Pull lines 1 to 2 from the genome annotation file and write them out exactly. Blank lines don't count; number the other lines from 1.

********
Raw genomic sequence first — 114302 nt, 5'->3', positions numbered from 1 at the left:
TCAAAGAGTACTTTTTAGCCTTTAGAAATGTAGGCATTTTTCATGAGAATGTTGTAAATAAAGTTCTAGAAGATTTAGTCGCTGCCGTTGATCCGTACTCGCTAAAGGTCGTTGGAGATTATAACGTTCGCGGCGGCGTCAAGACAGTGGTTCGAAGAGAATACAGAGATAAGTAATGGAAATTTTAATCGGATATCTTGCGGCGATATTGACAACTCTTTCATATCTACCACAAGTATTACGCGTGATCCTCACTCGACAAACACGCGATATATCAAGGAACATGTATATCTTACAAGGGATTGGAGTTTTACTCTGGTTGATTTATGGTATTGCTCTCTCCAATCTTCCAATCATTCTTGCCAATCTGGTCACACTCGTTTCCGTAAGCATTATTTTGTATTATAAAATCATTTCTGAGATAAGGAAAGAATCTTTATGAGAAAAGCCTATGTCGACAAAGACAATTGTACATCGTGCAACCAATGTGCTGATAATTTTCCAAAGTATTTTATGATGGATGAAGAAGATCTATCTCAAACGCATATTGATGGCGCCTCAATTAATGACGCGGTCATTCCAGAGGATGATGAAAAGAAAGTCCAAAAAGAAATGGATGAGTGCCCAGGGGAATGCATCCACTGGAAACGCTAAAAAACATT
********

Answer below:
Raw genomic sequence first — 114302 nt, 5'->3', positions numbered from 1 at the left:
TCAAAGAGTACTTTTTAGCCTTTAGAAATGTAGGCATTTTTCATGAGAATGTTGTAAATAAAGTTCTAGAAGATTTAGTCGCTGCCGTTGATCCGTACTCGCTAAAGGTCGTTGGAGATTATAACGTTCGCGGCGGCGTCAAGACAGTGGTTCGAAGAGAATACAGAGATAAGTAATGGAAATTTTAATCGGATATCTTGCGGCGATATTGACAACTCTTTCATATCTACCACAAGTATTACGCGTGATCCTCACTCGACAAACACGCGATATATCAAGGAACATGTATATCTTACAAGGGATTGGAGTTTTACTCTGGTTGATTTATGGTATTGCTCTCTCCAATCTTCCAATCATTCTTGCCAATCTGGTCACACTCGTTTCCGTAAGCATTATTTTGTATTATAAAATCATTTCTGAGATAAGGAAAGAATCTTTATGAGAAAAGCCTATGTCGACAAAGACAATTGTACATCGTGCAACCAATGTGCTGATAATTTTCCAAAGTATTTTATGATGGATGAAGAAGATCTATCTCAAACGCATATTGATGGCGCCTCAATTAATGACGCGGTCATTCCAGAGGATGATGAAAAGAAAGTCCAAAAAGAAATGGATGAGTGCCCAGGGGAATGCATCCACTGGAAACGCTAAAAAACATT